Wednesday, September 09, 2015 08:47AM / FBN Capital Research
JP Morgan yesterday announced the phased removal of Nigeria from its GBI-EM indices of local currency government bonds for failing its liquidity and transparency tests. Nigeria did not offer a “fully functional two-way fx market”. The points of interest are the authorities’ response and the macro impact.
The CBN is unlikely to scramble to make good the perceived flaws in the fx market for the reason that they (the flaws) support its exchange-rate policy. Its task of holding the line would not be possible if the market was fully functional.
To make a broader point, the MPC members’ personal statements seldom now view monetary policy as a means of locking in foreign fixed income investors. This will change over time in our view as the CBN and the MPC move to a more flexible exchange-rate regime.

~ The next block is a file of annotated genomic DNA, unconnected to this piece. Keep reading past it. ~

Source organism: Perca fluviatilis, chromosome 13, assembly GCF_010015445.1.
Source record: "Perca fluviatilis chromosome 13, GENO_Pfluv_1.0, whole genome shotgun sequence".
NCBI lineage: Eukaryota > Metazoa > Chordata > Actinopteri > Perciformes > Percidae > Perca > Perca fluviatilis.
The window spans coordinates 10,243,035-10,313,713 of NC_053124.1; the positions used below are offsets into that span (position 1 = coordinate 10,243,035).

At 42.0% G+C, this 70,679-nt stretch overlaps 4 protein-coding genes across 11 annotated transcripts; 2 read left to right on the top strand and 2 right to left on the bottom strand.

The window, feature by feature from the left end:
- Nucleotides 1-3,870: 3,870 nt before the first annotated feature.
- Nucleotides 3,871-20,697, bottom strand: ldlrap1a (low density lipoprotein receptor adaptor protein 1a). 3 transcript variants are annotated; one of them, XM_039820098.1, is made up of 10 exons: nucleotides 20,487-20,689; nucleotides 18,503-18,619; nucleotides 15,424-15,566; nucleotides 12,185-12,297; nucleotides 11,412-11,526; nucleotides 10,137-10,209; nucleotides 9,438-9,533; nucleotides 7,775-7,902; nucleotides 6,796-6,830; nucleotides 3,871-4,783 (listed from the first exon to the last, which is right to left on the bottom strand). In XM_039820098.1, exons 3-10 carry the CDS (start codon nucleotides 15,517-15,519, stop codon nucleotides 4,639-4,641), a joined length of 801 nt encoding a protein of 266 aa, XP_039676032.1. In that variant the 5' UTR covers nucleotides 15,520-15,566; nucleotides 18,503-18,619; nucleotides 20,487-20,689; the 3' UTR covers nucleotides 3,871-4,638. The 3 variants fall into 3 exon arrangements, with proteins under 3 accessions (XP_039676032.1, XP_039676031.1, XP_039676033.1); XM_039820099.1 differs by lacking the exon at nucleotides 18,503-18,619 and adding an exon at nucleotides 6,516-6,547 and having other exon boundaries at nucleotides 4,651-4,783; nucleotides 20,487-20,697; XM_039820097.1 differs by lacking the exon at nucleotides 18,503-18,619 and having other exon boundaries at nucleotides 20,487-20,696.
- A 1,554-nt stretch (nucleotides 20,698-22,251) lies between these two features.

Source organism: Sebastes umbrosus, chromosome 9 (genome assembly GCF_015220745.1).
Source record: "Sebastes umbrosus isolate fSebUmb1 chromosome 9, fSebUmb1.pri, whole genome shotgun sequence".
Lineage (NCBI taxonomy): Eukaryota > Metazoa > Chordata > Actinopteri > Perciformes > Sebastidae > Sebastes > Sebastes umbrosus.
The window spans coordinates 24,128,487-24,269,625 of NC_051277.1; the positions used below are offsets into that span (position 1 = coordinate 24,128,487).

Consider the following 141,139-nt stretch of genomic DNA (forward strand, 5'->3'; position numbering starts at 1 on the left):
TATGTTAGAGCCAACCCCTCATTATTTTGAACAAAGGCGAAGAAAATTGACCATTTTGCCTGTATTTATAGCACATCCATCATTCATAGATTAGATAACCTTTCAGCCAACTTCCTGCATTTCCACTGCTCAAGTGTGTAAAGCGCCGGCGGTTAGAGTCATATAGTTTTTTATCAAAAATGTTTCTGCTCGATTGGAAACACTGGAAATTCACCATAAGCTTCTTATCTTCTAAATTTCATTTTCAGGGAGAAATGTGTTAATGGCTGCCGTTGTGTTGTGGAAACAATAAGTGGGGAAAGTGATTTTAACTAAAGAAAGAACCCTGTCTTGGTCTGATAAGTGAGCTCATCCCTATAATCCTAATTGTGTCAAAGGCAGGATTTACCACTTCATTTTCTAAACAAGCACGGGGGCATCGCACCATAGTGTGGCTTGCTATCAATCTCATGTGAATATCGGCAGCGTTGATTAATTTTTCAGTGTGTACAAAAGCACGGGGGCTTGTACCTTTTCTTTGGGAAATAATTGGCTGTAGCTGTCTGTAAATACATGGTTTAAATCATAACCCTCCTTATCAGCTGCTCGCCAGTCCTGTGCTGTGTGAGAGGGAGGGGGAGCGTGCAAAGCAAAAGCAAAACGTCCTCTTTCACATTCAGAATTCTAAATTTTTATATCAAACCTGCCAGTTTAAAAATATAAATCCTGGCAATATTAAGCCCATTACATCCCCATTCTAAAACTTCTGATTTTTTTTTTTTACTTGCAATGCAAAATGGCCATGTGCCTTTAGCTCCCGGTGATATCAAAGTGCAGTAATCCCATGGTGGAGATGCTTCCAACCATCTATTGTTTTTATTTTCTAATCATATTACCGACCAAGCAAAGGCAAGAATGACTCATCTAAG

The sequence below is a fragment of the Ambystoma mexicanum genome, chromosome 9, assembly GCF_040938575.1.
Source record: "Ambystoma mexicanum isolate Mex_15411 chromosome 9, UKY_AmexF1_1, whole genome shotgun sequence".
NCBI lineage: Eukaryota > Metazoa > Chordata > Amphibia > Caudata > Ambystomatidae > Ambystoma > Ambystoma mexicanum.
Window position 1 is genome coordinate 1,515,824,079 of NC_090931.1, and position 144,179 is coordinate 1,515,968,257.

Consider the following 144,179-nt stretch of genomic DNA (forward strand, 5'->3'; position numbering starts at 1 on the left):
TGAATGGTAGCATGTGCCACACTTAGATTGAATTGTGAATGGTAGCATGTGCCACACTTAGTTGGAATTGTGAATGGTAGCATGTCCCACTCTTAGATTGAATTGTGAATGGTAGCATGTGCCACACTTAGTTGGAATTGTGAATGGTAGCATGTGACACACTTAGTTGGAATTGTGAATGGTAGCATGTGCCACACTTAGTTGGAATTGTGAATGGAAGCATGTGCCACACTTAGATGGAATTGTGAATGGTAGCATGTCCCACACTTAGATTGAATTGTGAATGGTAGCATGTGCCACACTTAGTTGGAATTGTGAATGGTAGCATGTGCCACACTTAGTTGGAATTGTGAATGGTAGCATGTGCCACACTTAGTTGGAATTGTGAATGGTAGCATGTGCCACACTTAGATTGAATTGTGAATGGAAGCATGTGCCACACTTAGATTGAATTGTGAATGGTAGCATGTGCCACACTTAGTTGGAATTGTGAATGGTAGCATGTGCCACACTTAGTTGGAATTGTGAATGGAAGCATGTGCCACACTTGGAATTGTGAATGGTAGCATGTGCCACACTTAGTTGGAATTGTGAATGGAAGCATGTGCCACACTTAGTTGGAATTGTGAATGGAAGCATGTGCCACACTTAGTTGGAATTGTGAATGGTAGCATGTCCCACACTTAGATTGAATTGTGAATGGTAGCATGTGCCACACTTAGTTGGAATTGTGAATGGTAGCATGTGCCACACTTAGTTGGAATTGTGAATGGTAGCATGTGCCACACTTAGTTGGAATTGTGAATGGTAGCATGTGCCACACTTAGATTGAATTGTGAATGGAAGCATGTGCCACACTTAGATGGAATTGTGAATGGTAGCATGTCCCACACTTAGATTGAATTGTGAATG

Ahead of the addition of Nigeria to its indices in October 2012, JP Morgan suggested that the inclusion would translate into inflows of about US$1.5bn on the assumption that its tracker investors would adjust their holdings to make the new entrant market-weight.
These investors will have exited Nigeria by the end-October, the second and final phase of the process. This would probably leave a maximum of $1bn invested by the offshore community in all naira-denominated Nigerian government paper. FGN domestic debt amounted to N8.40trn (US$42bn) at end-June.
The same flaws in the fx market naturally apply to the offshore equities investor. However, Nigeria has a place (and the second largest weighting) in the benchmark equities index for frontier markets (MSCI), where the terms for eligibility are less taxing than those for JP Morgan’s indices for emerging markets.
This is a demotion for Nigeria and amounts to reputational damage. Since the FGN as well as the CBN are fire-fighting in the face of the global headwinds, we do not expect a dramatic response on their part.
Nigeria is not eligible for re-inclusion in the GBI-EM indices for at least 12 months. We can assume that JP Morgan would not lightly restore Nigeria.
Nigeria was admitted to a similar but far smaller series of indices by Barclays in April 2013.